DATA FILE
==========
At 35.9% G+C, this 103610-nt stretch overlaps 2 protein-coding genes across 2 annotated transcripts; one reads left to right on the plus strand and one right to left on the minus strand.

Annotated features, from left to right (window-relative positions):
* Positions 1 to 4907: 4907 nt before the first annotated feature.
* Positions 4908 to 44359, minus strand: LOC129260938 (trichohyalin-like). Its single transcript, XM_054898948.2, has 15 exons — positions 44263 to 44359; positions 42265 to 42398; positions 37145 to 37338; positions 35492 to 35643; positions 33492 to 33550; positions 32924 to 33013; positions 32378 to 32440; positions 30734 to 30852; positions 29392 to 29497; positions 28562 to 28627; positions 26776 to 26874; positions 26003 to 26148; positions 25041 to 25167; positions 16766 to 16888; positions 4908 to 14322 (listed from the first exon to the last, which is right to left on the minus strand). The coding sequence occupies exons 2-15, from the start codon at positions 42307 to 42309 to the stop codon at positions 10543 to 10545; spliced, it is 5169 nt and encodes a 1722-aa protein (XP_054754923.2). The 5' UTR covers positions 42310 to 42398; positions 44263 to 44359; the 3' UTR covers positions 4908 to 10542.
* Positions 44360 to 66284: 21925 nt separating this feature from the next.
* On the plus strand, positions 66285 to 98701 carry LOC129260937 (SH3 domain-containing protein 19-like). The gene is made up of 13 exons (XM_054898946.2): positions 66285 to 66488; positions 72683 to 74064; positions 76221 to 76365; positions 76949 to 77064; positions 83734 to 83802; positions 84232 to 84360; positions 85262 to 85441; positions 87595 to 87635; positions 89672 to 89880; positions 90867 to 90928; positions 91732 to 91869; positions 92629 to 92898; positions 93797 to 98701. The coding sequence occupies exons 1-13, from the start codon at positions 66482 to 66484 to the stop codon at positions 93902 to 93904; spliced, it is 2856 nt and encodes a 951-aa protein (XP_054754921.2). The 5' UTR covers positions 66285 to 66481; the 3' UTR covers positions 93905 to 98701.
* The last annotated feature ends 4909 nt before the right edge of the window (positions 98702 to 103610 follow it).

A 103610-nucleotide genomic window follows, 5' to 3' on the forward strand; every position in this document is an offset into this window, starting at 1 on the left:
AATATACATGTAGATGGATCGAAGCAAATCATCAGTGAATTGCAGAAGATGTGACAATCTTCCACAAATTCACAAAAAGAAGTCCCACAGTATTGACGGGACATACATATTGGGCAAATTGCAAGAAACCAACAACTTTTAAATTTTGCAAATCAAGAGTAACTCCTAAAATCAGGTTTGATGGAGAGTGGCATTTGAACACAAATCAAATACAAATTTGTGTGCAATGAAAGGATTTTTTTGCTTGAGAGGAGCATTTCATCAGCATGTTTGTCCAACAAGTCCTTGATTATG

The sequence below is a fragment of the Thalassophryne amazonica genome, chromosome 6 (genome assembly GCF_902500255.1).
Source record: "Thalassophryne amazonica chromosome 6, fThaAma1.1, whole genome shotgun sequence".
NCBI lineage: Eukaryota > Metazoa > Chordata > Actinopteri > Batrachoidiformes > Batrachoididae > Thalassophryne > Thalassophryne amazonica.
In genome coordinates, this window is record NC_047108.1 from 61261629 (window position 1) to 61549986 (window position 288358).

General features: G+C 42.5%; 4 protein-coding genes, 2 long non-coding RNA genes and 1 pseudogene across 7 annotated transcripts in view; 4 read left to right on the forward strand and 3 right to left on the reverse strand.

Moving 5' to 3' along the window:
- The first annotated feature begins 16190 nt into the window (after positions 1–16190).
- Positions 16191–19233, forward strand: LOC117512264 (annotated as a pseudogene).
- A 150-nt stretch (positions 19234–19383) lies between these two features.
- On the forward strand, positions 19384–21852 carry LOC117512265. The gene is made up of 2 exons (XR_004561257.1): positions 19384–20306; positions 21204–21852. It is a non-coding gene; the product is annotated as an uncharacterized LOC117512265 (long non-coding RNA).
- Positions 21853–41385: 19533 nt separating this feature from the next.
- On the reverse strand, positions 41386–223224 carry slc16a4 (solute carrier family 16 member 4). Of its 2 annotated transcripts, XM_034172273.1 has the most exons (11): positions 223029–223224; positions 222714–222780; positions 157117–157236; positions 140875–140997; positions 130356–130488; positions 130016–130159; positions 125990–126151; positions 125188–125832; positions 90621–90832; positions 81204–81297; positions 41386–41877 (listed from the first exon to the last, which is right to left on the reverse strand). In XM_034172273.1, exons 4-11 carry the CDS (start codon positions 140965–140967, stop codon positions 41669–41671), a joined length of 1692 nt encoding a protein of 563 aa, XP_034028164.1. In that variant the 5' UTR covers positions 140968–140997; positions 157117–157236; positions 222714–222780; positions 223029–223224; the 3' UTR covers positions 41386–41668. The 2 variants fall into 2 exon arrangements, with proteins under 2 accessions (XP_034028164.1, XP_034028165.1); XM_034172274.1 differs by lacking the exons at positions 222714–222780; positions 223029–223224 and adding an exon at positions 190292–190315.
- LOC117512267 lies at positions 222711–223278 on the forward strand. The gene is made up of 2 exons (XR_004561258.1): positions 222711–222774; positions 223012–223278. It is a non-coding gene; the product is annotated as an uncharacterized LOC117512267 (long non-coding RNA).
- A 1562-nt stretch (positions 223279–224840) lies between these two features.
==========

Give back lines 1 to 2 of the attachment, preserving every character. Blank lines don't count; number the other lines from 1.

At 35.9% G+C, this 103610-nt stretch overlaps 2 protein-coding genes across 2 annotated transcripts; one reads left to right on the plus strand and one right to left on the minus strand.

Annotated features, from left to right (window-relative positions):